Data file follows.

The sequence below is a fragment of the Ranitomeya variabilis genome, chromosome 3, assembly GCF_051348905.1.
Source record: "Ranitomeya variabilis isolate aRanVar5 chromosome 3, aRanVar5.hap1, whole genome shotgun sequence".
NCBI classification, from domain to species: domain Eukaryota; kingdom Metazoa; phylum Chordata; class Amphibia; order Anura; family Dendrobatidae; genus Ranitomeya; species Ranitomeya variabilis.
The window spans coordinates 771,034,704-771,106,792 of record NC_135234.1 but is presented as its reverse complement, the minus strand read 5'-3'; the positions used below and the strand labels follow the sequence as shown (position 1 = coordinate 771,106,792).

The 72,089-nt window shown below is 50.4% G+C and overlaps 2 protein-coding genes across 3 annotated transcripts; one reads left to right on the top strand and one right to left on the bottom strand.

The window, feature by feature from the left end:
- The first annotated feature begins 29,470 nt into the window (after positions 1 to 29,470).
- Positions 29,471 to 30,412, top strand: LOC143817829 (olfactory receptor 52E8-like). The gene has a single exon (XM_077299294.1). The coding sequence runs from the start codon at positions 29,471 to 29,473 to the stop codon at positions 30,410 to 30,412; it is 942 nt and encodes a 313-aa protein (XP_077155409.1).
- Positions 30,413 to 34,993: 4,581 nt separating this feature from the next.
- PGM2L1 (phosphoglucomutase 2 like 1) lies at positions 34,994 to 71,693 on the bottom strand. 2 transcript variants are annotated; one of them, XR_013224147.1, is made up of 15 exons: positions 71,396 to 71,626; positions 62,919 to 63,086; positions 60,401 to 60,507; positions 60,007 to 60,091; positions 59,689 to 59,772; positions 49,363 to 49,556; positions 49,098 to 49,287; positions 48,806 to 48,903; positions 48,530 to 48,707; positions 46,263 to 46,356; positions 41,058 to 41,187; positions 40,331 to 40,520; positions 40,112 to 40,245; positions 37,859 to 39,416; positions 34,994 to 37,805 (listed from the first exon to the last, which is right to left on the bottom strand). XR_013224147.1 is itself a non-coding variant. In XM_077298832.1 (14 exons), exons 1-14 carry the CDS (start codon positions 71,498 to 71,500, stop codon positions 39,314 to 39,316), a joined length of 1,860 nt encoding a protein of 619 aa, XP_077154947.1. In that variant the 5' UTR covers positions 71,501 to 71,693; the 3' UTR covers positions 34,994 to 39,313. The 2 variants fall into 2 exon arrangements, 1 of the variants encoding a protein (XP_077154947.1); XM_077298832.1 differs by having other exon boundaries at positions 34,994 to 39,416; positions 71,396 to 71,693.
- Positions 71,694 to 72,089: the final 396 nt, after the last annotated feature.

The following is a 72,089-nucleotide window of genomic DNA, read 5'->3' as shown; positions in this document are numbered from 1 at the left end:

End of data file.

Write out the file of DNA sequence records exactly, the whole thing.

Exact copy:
The sequence below is a fragment of the Ranitomeya variabilis genome, chromosome 3, assembly GCF_051348905.1.
Source record: "Ranitomeya variabilis isolate aRanVar5 chromosome 3, aRanVar5.hap1, whole genome shotgun sequence".
NCBI classification, from domain to species: domain Eukaryota; kingdom Metazoa; phylum Chordata; class Amphibia; order Anura; family Dendrobatidae; genus Ranitomeya; species Ranitomeya variabilis.
The window spans coordinates 771,034,704-771,106,792 of record NC_135234.1 but is presented as its reverse complement, the minus strand read 5'-3'; the positions used below and the strand labels follow the sequence as shown (position 1 = coordinate 771,106,792).

The 72,089-nt window shown below is 50.4% G+C and overlaps 2 protein-coding genes across 3 annotated transcripts; one reads left to right on the top strand and one right to left on the bottom strand.

The window, feature by feature from the left end:
- The first annotated feature begins 29,470 nt into the window (after positions 1 to 29,470).
- Positions 29,471 to 30,412, top strand: LOC143817829 (olfactory receptor 52E8-like). The gene has a single exon (XM_077299294.1). The coding sequence runs from the start codon at positions 29,471 to 29,473 to the stop codon at positions 30,410 to 30,412; it is 942 nt and encodes a 313-aa protein (XP_077155409.1).
- Positions 30,413 to 34,993: 4,581 nt separating this feature from the next.
- PGM2L1 (phosphoglucomutase 2 like 1) lies at positions 34,994 to 71,693 on the bottom strand. 2 transcript variants are annotated; one of them, XR_013224147.1, is made up of 15 exons: positions 71,396 to 71,626; positions 62,919 to 63,086; positions 60,401 to 60,507; positions 60,007 to 60,091; positions 59,689 to 59,772; positions 49,363 to 49,556; positions 49,098 to 49,287; positions 48,806 to 48,903; positions 48,530 to 48,707; positions 46,263 to 46,356; positions 41,058 to 41,187; positions 40,331 to 40,520; positions 40,112 to 40,245; positions 37,859 to 39,416; positions 34,994 to 37,805 (listed from the first exon to the last, which is right to left on the bottom strand). XR_013224147.1 is itself a non-coding variant. In XM_077298832.1 (14 exons), exons 1-14 carry the CDS (start codon positions 71,498 to 71,500, stop codon positions 39,314 to 39,316), a joined length of 1,860 nt encoding a protein of 619 aa, XP_077154947.1. In that variant the 5' UTR covers positions 71,501 to 71,693; the 3' UTR covers positions 34,994 to 39,313. The 2 variants fall into 2 exon arrangements, 1 of the variants encoding a protein (XP_077154947.1); XM_077298832.1 differs by having other exon boundaries at positions 34,994 to 39,416; positions 71,396 to 71,693.
- Positions 71,694 to 72,089: the final 396 nt, after the last annotated feature.

The following is a 72,089-nucleotide window of genomic DNA, read 5'->3' as shown; positions in this document are numbered from 1 at the left end: